A: I donít play favorites…itíll get me in trouble. But for purists, you canít get any better than a hand cut sandwich. For hand cut, the three everyone must visit are Katzís in New York (the quintessential New York delicatessen), Langerís in Los Angeles (home to the finest pastrami in any land), and Schwartzís in Montreal (a temple of Montreal smoked meat…pastramiís badass cousin).
Q:Why do you view the Jewish delicatessen as such an important cultural institution? What are we losing as their numbers decline?
A: The Jewish delicatessen is the last culinary linkage to the Ashkenazi past. Think of it as an edible archive or library for the kitchens of a world that was decimated and burned to the ground (quite literally). When we eat in a deli, we reconnect to our roots, and honor those who came before us. Some people say it is a great immersion in nostalgia, but I think itís more than that. These are family owned restaurants, for the large part, in a society where the corporate menu is everywhere. The food there is real…home made…and very fresh. Itís a style of eating thatís always informal and fun. Have you ever had a bad time in a deli? Does anyone ever cry in a deli? Not that Iíve seen. Eating in delis, whether in New York or LA or in London, is a unique experience. No other restaurant replicates that feeling, and believe me, many have tried. As delis close, we are not only losing the chance to eat this disappearing food (a perfectly steamed corned beef sandwich is an otherworldly pleasure), but also an environment of Jewish/American humor and atmosphere that has contributed so much to this society.
Q: So what does this say about us as a people?
A: I think it speaks both to our desire to fit in, built by millennia of oppression, but also of a slight disregard for the past. When I go to a Jewish wedding and itís sushi and Thai spring rolls and more of that wretched Chilean sea bass with the limp vegetables, I always wonder how we can be so Jewish in the mind and in the soul, but in the stomach weíre completely assimilated. It saddens me.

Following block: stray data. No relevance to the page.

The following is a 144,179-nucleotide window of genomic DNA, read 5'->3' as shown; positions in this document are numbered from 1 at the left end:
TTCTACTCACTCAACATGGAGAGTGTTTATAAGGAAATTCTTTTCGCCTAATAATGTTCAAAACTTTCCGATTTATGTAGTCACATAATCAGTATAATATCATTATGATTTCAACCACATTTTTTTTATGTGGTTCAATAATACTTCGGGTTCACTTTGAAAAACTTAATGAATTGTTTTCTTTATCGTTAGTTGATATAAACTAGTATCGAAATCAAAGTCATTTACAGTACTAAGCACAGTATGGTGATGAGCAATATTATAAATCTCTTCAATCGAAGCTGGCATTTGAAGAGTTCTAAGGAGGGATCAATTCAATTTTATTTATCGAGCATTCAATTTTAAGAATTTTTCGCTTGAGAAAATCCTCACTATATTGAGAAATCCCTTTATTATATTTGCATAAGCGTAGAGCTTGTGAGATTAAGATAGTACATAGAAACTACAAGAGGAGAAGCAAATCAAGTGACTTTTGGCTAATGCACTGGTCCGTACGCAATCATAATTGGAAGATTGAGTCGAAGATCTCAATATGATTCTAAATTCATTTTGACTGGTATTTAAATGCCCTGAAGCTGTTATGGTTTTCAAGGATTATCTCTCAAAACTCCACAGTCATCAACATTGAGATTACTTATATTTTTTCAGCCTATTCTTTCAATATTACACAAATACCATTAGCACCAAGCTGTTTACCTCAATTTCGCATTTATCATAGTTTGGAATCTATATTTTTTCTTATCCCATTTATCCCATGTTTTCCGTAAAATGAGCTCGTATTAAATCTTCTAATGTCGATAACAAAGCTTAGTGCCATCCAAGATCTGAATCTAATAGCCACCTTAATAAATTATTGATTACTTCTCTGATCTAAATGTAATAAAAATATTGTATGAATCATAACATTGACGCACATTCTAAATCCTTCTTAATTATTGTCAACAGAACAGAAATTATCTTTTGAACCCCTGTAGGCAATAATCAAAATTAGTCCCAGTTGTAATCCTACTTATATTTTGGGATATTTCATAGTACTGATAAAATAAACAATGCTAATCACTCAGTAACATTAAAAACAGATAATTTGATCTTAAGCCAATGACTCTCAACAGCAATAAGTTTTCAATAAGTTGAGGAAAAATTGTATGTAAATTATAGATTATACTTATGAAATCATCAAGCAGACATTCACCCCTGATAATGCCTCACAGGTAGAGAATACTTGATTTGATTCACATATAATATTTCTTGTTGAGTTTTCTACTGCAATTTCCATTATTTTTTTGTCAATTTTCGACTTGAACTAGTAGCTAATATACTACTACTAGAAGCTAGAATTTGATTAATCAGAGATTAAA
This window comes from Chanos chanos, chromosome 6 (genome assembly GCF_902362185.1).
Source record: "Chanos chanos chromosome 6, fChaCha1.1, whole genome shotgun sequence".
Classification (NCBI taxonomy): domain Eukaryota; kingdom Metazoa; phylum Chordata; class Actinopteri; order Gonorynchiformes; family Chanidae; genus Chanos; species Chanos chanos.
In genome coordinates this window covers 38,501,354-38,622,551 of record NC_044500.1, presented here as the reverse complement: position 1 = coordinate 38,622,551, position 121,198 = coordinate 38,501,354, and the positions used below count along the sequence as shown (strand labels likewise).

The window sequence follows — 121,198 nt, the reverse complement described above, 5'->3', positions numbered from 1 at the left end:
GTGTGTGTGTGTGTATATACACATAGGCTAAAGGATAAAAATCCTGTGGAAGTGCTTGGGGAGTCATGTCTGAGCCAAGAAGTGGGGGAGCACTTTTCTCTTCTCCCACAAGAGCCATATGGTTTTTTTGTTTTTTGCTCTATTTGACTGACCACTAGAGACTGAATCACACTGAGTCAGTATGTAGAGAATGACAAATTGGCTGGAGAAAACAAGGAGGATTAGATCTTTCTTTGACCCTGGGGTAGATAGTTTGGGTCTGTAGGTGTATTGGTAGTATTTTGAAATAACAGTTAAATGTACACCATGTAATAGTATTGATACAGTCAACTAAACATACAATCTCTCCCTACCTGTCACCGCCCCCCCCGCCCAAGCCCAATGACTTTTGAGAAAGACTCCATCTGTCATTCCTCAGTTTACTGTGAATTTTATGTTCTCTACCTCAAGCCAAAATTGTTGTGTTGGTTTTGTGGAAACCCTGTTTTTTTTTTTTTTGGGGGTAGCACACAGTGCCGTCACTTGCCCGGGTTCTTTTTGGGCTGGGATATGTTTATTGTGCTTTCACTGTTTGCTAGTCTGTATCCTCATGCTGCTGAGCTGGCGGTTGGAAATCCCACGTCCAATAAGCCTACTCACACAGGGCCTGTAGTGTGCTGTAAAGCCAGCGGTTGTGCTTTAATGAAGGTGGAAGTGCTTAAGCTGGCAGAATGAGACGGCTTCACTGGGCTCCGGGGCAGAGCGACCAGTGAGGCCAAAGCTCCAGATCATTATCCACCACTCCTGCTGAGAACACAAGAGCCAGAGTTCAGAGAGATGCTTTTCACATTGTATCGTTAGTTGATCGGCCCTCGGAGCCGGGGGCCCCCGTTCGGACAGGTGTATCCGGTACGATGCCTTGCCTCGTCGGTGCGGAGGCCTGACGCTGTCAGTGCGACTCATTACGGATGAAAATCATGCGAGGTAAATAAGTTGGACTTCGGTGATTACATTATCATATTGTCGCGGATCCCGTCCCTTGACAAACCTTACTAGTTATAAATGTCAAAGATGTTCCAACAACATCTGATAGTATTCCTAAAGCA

Q: How and where did Jewish deli culture actually originate?
A: The foods came from the Ashkenazi world; Poland, Russia, Romania, Lithuania, Ukraine, having evolved over centuries by constantly exiled communities ping-ponging around Central and Eastern Europe. They took dishes with them, adopted local flavors and foods, made them kosher, and then got expelled into the next territory. So when they came to America in the late 19th century, there was this fusion-like mish mosh of foods from all over the continent. It collided in the Lower East Side, and quickly evolved from home cooked meals, to pushcart treats, to take away shops, and finally to the sit down delis that we know today.
Q:If you could only have one traditional, Jewish deli menu item for the rest of your life, what would it be?
A: Matzo ball soup. I love sandwiches, but can only eat so much of them. Matzo ball soup however is limitless in its capacity to satisfy me. I could eat a bathtub full.
Q: Why are you headed to Poland tonight?
A: To see what remains, if anything, of the land where deli sprang from. Interestingly, thereís been a tremendous revival of Jewish culture in Krakow (where Iím headed), including klezmer music, literature, and Jewish foods. Even though very few Jews live there, young gentile Poles are eagerly eating Jewish foods. Itís weird, and rather unsettling in a way. Some of these restaurants just serve pork and say itís traditional Jewish food. Some supposedly have big nosed Jew statues out front. Part of it will be Borat, but I also hope to discover some genuine traces of Jewish culinary culture. If Jewish food can be reborn in the land where it was purged, thereís hope for us all.